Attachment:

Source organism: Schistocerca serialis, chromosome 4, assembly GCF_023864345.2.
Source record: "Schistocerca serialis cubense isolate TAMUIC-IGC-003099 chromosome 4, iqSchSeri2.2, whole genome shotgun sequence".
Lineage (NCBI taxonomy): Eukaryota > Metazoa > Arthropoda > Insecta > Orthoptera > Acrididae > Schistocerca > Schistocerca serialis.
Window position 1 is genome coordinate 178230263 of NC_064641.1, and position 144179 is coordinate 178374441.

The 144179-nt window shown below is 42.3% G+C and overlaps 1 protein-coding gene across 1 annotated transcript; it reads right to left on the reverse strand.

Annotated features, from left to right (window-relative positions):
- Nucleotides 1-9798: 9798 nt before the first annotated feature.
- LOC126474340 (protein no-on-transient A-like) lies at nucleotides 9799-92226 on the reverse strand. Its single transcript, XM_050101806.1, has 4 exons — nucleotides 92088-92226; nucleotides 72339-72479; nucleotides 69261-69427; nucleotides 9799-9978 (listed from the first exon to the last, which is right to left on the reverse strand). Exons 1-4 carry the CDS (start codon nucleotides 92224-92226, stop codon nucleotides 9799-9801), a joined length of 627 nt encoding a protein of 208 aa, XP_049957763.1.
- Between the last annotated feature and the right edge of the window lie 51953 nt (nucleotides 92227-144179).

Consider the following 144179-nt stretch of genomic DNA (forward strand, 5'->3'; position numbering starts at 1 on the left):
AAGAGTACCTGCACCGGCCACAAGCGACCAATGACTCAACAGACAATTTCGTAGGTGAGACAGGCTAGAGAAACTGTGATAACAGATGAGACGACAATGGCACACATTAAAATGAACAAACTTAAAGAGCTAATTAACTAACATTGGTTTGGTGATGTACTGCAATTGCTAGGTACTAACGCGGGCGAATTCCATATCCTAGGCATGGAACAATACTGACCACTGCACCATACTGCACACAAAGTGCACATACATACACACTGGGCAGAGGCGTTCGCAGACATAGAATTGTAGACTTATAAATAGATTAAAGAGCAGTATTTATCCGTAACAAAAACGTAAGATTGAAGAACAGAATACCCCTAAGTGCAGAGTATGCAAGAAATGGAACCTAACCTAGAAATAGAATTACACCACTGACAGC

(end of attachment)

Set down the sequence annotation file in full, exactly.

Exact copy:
Source organism: Schistocerca serialis, chromosome 4, assembly GCF_023864345.2.
Source record: "Schistocerca serialis cubense isolate TAMUIC-IGC-003099 chromosome 4, iqSchSeri2.2, whole genome shotgun sequence".
Lineage (NCBI taxonomy): Eukaryota > Metazoa > Arthropoda > Insecta > Orthoptera > Acrididae > Schistocerca > Schistocerca serialis.
Window position 1 is genome coordinate 178230263 of NC_064641.1, and position 144179 is coordinate 178374441.

The 144179-nt window shown below is 42.3% G+C and overlaps 1 protein-coding gene across 1 annotated transcript; it reads right to left on the reverse strand.

Annotated features, from left to right (window-relative positions):
- Nucleotides 1-9798: 9798 nt before the first annotated feature.
- LOC126474340 (protein no-on-transient A-like) lies at nucleotides 9799-92226 on the reverse strand. Its single transcript, XM_050101806.1, has 4 exons — nucleotides 92088-92226; nucleotides 72339-72479; nucleotides 69261-69427; nucleotides 9799-9978 (listed from the first exon to the last, which is right to left on the reverse strand). Exons 1-4 carry the CDS (start codon nucleotides 92224-92226, stop codon nucleotides 9799-9801), a joined length of 627 nt encoding a protein of 208 aa, XP_049957763.1.
- Between the last annotated feature and the right edge of the window lie 51953 nt (nucleotides 92227-144179).

Consider the following 144179-nt stretch of genomic DNA (forward strand, 5'->3'; position numbering starts at 1 on the left):
AAGAGTACCTGCACCGGCCACAAGCGACCAATGACTCAACAGACAATTTCGTAGGTGAGACAGGCTAGAGAAACTGTGATAACAGATGAGACGACAATGGCACACATTAAAATGAACAAACTTAAAGAGCTAATTAACTAACATTGGTTTGGTGATGTACTGCAATTGCTAGGTACTAACGCGGGCGAATTCCATATCCTAGGCATGGAACAATACTGACCACTGCACCATACTGCACACAAAGTGCACATACATACACACTGGGCAGAGGCGTTCGCAGACATAGAATTGTAGACTTATAAATAGATTAAAGAGCAGTATTTATCCGTAACAAAAACGTAAGATTGAAGAACAGAATACCCCTAAGTGCAGAGTATGCAAGAAATGGAACCTAACCTAGAAATAGAATTACACCACTGACAGC